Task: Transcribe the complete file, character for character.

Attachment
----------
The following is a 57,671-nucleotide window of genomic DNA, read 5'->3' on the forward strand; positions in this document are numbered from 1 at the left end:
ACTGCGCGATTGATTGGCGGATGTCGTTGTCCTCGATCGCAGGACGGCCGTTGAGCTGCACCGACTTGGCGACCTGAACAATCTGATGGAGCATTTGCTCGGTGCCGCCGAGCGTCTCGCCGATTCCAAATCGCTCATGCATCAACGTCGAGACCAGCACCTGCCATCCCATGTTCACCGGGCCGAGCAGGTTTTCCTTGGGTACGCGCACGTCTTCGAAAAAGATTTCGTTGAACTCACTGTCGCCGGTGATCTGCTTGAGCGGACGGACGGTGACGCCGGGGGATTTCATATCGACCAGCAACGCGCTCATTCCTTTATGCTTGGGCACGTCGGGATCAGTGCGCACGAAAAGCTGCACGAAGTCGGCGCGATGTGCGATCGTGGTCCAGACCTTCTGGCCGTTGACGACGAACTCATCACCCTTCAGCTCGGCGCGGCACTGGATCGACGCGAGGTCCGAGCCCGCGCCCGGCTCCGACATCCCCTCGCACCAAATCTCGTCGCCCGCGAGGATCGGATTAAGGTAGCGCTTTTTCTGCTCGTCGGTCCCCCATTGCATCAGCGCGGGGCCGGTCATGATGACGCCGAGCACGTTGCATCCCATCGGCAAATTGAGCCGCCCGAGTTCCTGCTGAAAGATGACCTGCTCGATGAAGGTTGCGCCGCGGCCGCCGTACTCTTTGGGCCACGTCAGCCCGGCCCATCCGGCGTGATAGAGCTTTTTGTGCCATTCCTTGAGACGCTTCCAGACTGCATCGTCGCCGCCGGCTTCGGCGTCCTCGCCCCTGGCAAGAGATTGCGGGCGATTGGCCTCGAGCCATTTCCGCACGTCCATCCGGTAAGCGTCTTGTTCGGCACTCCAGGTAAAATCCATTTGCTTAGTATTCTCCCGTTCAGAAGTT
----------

The following is a 57,671-nucleotide window of genomic DNA, read 5'->3' on the forward strand; positions in this document are numbered from 1 at the left end:
ACTGCGCGATTGATTGGCGGATGTCGTTGTCCTCGATCGCAGGACGGCCGTTGAGCTGCACCGACTTGGCGACCTGAACAATCTGATGGAGCATTTGCTCGGTGCCGCCGAGCGTCTCGCCGATTCCAAATCGCTCATGCATCAACGTCGAGACCAGCACCTGCCATCCCATGTTCACCGGGCCGAGCAGGTTTTCCTTGGGTACGCGCACGTCTTCGAAAAAGATTTCGTTGAACTCACTGTCGCCGGTGATCTGCTTGAGCGGACGGACGGTGACGCCGGGGGATTTCATATCGACCAGCAACGCGCTCATTCCTTTATGCTTGGGCACGTCGGGATCAGTGCGCACGAAAAGCTGCACGAAGTCGGCGCGATGTGCGATCGTGGTCCAGACCTTCTGGCCGTTGACGACGAACTCATCACCCTTCAGCTCGGCGCGGCACTGGATCGACGCGAGGTCCGAGCCCGCGCCCGGCTCCGACATCCCCTCGCACCAAATCTCGTCGCCCGCGAGGATCGGATTAAGGTAGCGCTTTTTCTGCTCGTCGGTCCCCCATTGCATCAGCGCGGGGCCGGTCATGATGACGCCGAGCACGTTGCATCCCATCGGCAAATTGAGCCGCCCGAGTTCCTGCTGAAAGATGACCTGCTCGATGAAGGTTGCGCCGCGGCCGCCGTACTCTTTGGGCCACGTCAGCCCGGCCCATCCGGCGTGATAGAGCTTTTTGTGCCATTCCTTGAGACGCTTCCAGACTGCATCGTCGCCGCCGGCTTCGGCGTCCTCGCCCCTGGCAAGAGATTGCGGGCGATTGGCCTCGAGCCATTTCCGCACGTCCATCCGGTAAGCGTCTTGTTCGGCACTCCAGGTAAAATCCATTTGCTTAGTATTCTCCCGTTCAGAAGTT